Hardly a weekend  goes by in Toronto without some amazing comics event (I should know: I run and work at two comic stores that puts on loads of ’em). A couple of weeks ago one such event happened when Montreal cartoonist and illustrator Matt Forsythe came to town for the  launch of his two newest books, Jinchalo (Drawn & Quarterly) and Comics Class (Koyama Press).

As a prelude to the evening’s festivities, Matt dropped by Little Island Comics in Mirvish Village one afternoon to run an art activity for kids, in support of  his new children’s book, My Name Is Elizabeth! (Kidscan Press). I seized the opportunity to ask Matt a few questions about his work.

AWB: Jinchalo is set in the same world as your earlier book, Ojingogo. What brought you back to this setting and this character? Are the two books tackling the same themes, or do they each have their own emphasis?

MF: When I finished Ojingogo, I was still working a full-time job; so I didn’t have time to write. So whenever I could steal some time I would draw some strips or pages from the Ojingogo universe. Before I knew it I had 60 pages and decided to follow through and finish the book. There are similarities but the first book is probably more fantastical and the second one is more rooted in Korean folk tales and Korean culture.

Matthew Forsythe with his fans in Toronto.

AWB: Each of your three books this year (Elizabeth, Jinchalo, Comics Class) seem like very different aesthetic projects and they’re also published by three very different publishers. How do you match publisher to project? And how is that important to your creative practice?

MF: In each of these cases, the decision to make a book was made by the publisher and I think that’s normal and healthy. I think it’s my job to make the best things I can make and maybe that will resonate with a publisher and an audience.

AWB: You’ve said that part of the impetus for creating Comics Class was to recapture some of the fun or spontaneity of making quick comics. Meanwhile the world of Jinchalo is something you have gone back to and kept working through over several years. Are these opposite poles for you? Are there ways in which the projects are similar?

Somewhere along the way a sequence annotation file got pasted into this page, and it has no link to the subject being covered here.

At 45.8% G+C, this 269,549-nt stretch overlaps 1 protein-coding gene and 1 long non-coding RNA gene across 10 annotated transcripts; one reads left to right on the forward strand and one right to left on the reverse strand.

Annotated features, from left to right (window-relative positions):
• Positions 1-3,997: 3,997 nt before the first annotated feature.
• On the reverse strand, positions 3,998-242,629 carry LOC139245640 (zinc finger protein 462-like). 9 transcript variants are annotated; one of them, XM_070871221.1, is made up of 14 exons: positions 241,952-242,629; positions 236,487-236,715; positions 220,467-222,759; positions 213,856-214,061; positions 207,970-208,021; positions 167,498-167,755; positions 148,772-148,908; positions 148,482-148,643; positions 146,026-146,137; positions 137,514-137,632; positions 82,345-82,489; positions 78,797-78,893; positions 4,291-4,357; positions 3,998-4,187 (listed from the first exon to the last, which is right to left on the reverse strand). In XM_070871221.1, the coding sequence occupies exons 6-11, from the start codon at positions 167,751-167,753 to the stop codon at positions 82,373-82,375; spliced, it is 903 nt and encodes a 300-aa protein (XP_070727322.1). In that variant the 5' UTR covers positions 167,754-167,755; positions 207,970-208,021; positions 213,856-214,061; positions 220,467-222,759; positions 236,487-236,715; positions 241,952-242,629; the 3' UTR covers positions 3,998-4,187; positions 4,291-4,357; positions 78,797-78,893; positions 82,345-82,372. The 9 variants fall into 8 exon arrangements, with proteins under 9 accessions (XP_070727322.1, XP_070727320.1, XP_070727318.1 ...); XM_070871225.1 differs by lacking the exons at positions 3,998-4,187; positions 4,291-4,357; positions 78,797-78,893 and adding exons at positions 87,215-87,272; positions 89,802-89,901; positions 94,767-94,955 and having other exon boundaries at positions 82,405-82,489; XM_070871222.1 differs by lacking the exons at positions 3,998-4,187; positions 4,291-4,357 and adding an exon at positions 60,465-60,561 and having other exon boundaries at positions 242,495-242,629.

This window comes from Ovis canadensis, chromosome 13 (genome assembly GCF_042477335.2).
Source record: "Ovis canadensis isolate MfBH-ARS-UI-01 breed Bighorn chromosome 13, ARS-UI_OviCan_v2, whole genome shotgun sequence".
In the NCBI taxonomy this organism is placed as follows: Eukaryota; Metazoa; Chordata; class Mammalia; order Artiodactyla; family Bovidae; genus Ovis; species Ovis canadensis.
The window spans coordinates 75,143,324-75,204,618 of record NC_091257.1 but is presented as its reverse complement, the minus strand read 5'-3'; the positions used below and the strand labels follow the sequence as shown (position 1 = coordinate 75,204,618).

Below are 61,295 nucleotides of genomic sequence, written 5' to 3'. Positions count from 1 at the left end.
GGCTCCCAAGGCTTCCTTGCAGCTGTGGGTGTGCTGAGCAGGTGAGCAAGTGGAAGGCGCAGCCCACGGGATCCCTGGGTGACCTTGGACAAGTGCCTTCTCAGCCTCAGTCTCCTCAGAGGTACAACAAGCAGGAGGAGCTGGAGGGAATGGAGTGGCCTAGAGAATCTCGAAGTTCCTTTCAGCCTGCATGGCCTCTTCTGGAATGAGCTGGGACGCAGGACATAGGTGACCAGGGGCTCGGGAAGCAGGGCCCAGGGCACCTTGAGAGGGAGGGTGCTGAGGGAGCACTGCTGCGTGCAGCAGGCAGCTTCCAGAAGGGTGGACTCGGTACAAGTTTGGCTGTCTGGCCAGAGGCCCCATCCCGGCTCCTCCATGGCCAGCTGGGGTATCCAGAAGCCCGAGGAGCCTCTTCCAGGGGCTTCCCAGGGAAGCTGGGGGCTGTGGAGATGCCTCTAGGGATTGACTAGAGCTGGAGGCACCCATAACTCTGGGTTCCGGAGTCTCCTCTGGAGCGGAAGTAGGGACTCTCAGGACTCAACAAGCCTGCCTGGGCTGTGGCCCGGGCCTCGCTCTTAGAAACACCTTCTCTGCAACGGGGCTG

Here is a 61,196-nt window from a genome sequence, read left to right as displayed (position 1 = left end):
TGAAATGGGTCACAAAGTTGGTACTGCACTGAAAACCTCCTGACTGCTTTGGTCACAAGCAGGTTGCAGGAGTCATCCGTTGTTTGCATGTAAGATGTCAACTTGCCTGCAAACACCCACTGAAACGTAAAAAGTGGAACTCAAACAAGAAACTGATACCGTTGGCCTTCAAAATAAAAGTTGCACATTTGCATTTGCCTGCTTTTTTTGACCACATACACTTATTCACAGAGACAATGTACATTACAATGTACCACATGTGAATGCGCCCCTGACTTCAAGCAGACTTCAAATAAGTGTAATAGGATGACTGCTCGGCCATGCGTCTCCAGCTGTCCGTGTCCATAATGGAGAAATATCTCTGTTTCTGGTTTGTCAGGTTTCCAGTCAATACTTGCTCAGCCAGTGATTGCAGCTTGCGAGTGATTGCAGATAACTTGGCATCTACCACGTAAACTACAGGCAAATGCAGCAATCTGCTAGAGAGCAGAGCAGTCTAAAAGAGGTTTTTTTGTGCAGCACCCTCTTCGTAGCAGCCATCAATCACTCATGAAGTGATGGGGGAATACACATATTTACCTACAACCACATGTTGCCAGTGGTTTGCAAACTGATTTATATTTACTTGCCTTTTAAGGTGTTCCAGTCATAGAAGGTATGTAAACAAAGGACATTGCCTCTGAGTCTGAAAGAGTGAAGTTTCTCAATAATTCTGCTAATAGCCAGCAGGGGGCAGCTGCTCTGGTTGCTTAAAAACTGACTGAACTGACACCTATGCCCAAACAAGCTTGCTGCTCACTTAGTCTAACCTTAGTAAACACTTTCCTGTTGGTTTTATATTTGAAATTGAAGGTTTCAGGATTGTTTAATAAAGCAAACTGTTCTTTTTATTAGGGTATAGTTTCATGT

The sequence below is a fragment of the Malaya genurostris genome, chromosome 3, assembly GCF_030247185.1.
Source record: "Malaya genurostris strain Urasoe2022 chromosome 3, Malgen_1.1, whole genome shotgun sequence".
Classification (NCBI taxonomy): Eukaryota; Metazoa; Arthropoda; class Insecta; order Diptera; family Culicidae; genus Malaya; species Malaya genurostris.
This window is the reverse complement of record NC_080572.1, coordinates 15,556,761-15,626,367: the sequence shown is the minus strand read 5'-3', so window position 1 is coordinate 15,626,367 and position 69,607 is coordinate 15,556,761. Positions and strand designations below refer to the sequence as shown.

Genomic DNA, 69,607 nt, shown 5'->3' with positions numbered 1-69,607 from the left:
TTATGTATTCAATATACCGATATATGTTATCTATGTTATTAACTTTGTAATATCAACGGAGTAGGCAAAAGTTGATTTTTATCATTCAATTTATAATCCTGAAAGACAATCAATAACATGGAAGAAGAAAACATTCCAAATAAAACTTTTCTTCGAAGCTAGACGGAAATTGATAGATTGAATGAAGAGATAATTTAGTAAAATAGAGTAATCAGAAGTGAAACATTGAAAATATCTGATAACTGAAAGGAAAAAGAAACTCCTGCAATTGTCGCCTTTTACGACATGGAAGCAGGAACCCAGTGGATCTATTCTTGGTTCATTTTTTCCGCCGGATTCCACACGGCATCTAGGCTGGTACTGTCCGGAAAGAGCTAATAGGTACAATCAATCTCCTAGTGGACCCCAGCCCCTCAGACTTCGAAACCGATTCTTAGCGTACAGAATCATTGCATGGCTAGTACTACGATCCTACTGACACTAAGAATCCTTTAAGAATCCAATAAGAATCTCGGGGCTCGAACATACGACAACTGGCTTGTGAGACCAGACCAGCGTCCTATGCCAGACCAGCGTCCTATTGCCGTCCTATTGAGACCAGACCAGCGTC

MF: Yeah, for me Ojingogo has always been fun and spontaneous but it’s also a wordless and panel-less comic. I drew it traditionally (i.e. thumbs, roughs, pencils, inks) which is a very laborious process. But Comics Class was an opportunity to do something really quickly directly on the computer (just a wacom tablet and photoshop) use a few different tools but with the same approach. Most Comics Class strips were done in less than an hour and that was really freeing and I got to practice some of these concepts I was supposedly teaching.

AWB: Comics Class is a somewhat autobiographical account of you teaching comics to a bunch of suburban middle-schoolers. Was this experience as awkward in real life as it’s reported to have been in your comics?

MF: No. It was actually a ton of fun and very inspiring. A few of the strips are based on real things but most of them are more based on the potential for awkwardness of the situations. I’m sure people who’ve read the comic think I’m a horrible person now.

AWB: What are you working on next? Can we expect another installment along the lines of Ojingogo and Jinchalo?

MF: No. Those characters are done with me for now. I’m working on a couple picture books for Simon & Schuster and then I’d like to do that comic that I was supposed to be working on before Jinchalo apprehended me.

Grab another chance to see Matthew Forsythe at the Toronto Comic Arts Festival on May 5th and 6th at the Toronto Reference Library. You can check out his work year-round at comingupforair.net .